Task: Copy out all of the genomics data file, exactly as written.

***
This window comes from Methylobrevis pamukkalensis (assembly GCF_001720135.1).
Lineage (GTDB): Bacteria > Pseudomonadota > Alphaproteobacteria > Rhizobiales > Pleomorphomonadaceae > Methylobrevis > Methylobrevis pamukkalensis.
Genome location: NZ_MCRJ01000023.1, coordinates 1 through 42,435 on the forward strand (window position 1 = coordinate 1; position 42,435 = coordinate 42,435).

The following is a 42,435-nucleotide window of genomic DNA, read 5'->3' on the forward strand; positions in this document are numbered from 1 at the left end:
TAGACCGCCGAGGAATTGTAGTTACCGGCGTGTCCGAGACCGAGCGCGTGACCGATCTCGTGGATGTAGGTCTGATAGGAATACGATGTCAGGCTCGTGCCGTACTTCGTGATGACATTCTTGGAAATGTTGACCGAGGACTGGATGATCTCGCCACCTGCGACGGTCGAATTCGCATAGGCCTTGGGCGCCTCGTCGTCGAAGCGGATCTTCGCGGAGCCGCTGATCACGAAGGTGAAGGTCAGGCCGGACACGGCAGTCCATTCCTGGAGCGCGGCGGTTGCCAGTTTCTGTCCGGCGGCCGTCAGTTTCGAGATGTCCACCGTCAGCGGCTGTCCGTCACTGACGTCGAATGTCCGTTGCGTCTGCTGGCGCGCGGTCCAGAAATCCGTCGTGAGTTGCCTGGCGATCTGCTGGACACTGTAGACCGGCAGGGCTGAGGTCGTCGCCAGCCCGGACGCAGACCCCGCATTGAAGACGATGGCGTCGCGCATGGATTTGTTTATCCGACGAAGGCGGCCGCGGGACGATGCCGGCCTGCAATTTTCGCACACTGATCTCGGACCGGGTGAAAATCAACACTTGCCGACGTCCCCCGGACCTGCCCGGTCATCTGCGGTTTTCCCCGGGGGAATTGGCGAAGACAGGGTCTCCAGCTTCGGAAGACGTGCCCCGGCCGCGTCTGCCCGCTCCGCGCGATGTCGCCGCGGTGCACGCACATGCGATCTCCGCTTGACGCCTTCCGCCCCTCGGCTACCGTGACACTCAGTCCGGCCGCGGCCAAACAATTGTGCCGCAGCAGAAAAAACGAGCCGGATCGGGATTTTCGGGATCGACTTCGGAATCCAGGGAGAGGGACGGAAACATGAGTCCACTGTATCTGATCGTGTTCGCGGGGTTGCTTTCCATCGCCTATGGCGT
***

This window comes from Methylobrevis pamukkalensis (assembly GCF_001720135.1).
Lineage (GTDB): Bacteria > Pseudomonadota > Alphaproteobacteria > Rhizobiales > Pleomorphomonadaceae > Methylobrevis > Methylobrevis pamukkalensis.
Genome location: NZ_MCRJ01000023.1, coordinates 1 through 42,435 on the forward strand (window position 1 = coordinate 1; position 42,435 = coordinate 42,435).

The following is a 42,435-nucleotide window of genomic DNA, read 5'->3' on the forward strand; positions in this document are numbered from 1 at the left end:
TAGACCGCCGAGGAATTGTAGTTACCGGCGTGTCCGAGACCGAGCGCGTGACCGATCTCGTGGATGTAGGTCTGATAGGAATACGATGTCAGGCTCGTGCCGTACTTCGTGATGACATTCTTGGAAATGTTGACCGAGGACTGGATGATCTCGCCACCTGCGACGGTCGAATTCGCATAGGCCTTGGGCGCCTCGTCGTCGAAGCGGATCTTCGCGGAGCCGCTGATCACGAAGGTGAAGGTCAGGCCGGACACGGCAGTCCATTCCTGGAGCGCGGCGGTTGCCAGTTTCTGTCCGGCGGCCGTCAGTTTCGAGATGTCCACCGTCAGCGGCTGTCCGTCACTGACGTCGAATGTCCGTTGCGTCTGCTGGCGCGCGGTCCAGAAATCCGTCGTGAGTTGCCTGGCGATCTGCTGGACACTGTAGACCGGCAGGGCTGAGGTCGTCGCCAGCCCGGACGCAGACCCCGCATTGAAGACGATGGCGTCGCGCATGGATTTGTTTATCCGACGAAGGCGGCCGCGGGACGATGCCGGCCTGCAATTTTCGCACACTGATCTCGGACCGGGTGAAAATCAACACTTGCCGACGTCCCCCGGACCTGCCCGGTCATCTGCGGTTTTCCCCGGGGGAATTGGCGAAGACAGGGTCTCCAGCTTCGGAAGACGTGCCCCGGCCGCGTCTGCCCGCTCCGCGCGATGTCGCCGCGGTGCACGCACATGCGATCTCCGCTTGACGCCTTCCGCCCCTCGGCTACCGTGACACTCAGTCCGGCCGCGGCCAAACAATTGTGCCGCAGCAGAAAAAACGAGCCGGATCGGGATTTTCGGGATCGACTTCGGAATCCAGGGAGAGGGACGGAAACATGAGTCCACTGTATCTGATCGTGTTCGCGGGGTTGCTTTCCATCGCCTATGGCGT